There are still a few more stylistic twists and turns to the album; “Tarjeteros” has an Ennio Morricone feel, “Bitter Beast” contrasts a verse with a hint of Bjork with a wall of sound chorus, while the album’s last song, “Solar Storm”, closes the circle with Elisa’s controlled vocal over a sparse arrangement that builds with keyboards and backwards effect before fading into the ether.

I don’t think I’ve heard a better album than “Until the Water Runs Clear” this year; Black Casino and the Ghost have created an album that’s full of hooks to grab your attention, but is full of dark and mystical undercurrents to keep you enthralled.

“Until the Water Runs Clear” is out now on Amazon and iTunes. Go on, treat yourself to an early Christmas present.

If you want to see Black Casino and the Ghost live (and you really should), they’re playing at The Finsbury on December 8th and it’s completely free.


Product DetailsNow this is a nice surprise. Original (and recently returned) lead singer of the mid nineties and hugely successful trip hop pioneers Morcheeba, Skye Edwards has made a completely electronic chamber pop album and very nice it is too. This is her third solo album and the first to break out of her alt folksy, ‘acoustic with a smattering of beats’ sound; it’s still introspective and quietly soulful but this newly found, machine-made thrust has given Skye a welcome edge if not quite the pop sensibility she may have been hoping for.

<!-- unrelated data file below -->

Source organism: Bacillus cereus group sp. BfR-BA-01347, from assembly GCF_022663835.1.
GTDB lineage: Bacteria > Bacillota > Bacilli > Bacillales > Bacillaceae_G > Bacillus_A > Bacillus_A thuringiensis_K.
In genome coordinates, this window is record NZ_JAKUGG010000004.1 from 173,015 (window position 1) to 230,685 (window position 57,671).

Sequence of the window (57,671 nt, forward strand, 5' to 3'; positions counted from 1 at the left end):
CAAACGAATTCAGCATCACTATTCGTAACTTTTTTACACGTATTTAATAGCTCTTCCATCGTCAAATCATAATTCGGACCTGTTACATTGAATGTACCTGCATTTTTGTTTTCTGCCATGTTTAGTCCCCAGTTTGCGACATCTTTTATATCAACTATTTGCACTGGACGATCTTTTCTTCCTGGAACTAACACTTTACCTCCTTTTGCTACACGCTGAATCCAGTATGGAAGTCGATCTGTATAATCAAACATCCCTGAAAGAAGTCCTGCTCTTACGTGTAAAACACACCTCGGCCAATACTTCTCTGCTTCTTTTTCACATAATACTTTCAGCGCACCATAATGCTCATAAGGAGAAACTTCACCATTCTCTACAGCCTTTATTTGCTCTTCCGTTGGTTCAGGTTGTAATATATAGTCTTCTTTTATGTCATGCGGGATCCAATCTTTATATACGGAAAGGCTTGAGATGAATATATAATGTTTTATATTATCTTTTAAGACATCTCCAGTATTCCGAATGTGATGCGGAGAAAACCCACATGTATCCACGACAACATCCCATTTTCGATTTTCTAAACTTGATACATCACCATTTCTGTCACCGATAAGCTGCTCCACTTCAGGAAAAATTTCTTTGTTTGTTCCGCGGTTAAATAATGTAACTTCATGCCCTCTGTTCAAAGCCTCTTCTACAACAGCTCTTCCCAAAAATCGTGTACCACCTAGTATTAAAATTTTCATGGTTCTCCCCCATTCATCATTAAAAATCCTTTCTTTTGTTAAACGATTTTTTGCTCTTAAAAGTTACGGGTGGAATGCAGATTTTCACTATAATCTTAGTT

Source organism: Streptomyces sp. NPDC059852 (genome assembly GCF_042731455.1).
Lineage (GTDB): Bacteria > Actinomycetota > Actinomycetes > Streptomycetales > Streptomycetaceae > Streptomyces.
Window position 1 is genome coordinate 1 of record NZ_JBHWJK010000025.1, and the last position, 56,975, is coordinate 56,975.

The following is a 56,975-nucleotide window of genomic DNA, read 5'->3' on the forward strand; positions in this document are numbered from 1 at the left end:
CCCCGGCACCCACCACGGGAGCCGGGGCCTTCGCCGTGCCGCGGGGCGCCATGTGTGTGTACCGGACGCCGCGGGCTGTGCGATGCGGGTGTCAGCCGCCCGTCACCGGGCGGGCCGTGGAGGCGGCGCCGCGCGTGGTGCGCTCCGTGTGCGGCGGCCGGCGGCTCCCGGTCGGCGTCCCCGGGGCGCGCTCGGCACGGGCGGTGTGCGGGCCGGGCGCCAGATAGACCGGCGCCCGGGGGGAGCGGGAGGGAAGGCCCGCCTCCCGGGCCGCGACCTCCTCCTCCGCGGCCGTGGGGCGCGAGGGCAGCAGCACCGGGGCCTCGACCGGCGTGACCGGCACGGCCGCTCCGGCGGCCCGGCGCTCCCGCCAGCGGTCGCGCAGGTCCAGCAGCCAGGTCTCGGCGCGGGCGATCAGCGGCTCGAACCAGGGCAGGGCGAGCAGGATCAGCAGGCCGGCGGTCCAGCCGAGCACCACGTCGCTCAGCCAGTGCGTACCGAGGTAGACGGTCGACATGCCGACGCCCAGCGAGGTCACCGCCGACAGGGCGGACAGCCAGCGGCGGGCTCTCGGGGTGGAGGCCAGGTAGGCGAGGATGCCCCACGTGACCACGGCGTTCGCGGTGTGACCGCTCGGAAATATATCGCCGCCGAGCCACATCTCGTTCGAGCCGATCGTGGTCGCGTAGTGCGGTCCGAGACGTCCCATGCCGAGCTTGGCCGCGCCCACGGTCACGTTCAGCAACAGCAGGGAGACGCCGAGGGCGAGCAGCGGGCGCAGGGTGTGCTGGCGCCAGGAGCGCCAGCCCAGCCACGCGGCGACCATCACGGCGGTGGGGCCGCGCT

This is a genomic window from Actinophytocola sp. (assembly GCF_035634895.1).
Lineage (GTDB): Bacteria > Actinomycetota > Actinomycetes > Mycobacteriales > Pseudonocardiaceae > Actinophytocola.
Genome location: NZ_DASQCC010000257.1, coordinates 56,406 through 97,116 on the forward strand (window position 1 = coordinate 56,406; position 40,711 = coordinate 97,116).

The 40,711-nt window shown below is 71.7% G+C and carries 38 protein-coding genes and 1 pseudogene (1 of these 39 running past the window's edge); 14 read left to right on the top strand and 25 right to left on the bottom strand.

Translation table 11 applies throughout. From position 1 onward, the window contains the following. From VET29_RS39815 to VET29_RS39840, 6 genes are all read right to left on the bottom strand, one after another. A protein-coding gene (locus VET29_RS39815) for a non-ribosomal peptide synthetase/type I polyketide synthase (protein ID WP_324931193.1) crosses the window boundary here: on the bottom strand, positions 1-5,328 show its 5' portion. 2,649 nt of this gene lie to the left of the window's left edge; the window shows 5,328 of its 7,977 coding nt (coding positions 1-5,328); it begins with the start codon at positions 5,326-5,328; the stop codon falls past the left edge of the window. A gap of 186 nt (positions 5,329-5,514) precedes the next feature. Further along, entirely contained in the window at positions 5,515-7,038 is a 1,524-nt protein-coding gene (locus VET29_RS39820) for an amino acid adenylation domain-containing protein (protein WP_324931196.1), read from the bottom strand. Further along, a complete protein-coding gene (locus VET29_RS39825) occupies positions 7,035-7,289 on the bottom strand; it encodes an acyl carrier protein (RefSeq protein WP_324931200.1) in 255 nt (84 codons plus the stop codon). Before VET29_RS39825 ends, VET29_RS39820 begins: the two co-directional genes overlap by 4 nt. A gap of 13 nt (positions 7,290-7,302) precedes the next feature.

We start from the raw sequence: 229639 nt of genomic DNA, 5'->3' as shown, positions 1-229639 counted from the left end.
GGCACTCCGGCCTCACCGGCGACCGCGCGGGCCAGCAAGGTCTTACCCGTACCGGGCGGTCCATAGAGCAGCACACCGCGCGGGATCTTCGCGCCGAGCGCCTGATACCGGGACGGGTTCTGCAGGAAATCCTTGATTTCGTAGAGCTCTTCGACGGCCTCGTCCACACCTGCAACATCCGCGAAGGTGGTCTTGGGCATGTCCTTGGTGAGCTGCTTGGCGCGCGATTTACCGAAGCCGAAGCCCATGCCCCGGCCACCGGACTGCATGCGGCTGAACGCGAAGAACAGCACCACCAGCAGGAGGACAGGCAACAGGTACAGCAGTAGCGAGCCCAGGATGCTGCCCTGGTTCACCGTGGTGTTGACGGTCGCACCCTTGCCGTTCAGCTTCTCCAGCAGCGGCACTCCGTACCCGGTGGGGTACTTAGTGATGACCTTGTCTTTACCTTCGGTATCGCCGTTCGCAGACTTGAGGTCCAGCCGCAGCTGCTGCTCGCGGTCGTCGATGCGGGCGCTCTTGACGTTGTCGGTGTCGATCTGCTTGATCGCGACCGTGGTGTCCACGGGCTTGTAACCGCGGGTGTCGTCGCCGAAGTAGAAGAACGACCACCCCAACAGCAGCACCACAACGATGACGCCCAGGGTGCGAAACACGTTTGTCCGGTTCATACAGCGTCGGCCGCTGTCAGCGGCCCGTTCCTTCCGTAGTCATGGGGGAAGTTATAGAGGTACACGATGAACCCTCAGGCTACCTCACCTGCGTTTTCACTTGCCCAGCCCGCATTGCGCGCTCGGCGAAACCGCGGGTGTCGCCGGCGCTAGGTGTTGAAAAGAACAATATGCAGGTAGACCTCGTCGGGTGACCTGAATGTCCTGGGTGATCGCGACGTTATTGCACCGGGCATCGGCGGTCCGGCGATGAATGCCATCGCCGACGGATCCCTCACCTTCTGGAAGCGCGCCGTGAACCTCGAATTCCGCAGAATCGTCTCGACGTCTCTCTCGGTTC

The powerful beat and synths along with the tribal chanting of opener “Troubled Heart” immediately confirms a new sound but the warm, uplifting spirit of Morcheeba is still alive, at least at this point, and it’s not really until the third track and first single “Featherlight” that this album really settles into itself and establishes a mood which serves Skye’s angelic voice beautifully. “Featherlight” has a taut pop melody and a sincerity and aloofness that are compelling and, my old argument, this is the kind of song would have, once upon a time, sold in decent quantities. “Nowhere”, with its synthetic strings frantically dicing up a dramatic tension, has some sublime upper range vocals and three different time signatures. “Little Bit Lost” sounds like a Richard X production; an indie very British lo-fi synth sound and “We Fall Down” is a duet with a vocoder (not the dreaded autotune, please let’s be clear about that) and it’s here that Skye resembles Moroder’s early work with Donna Summer; that sublime combination of steel and humanity.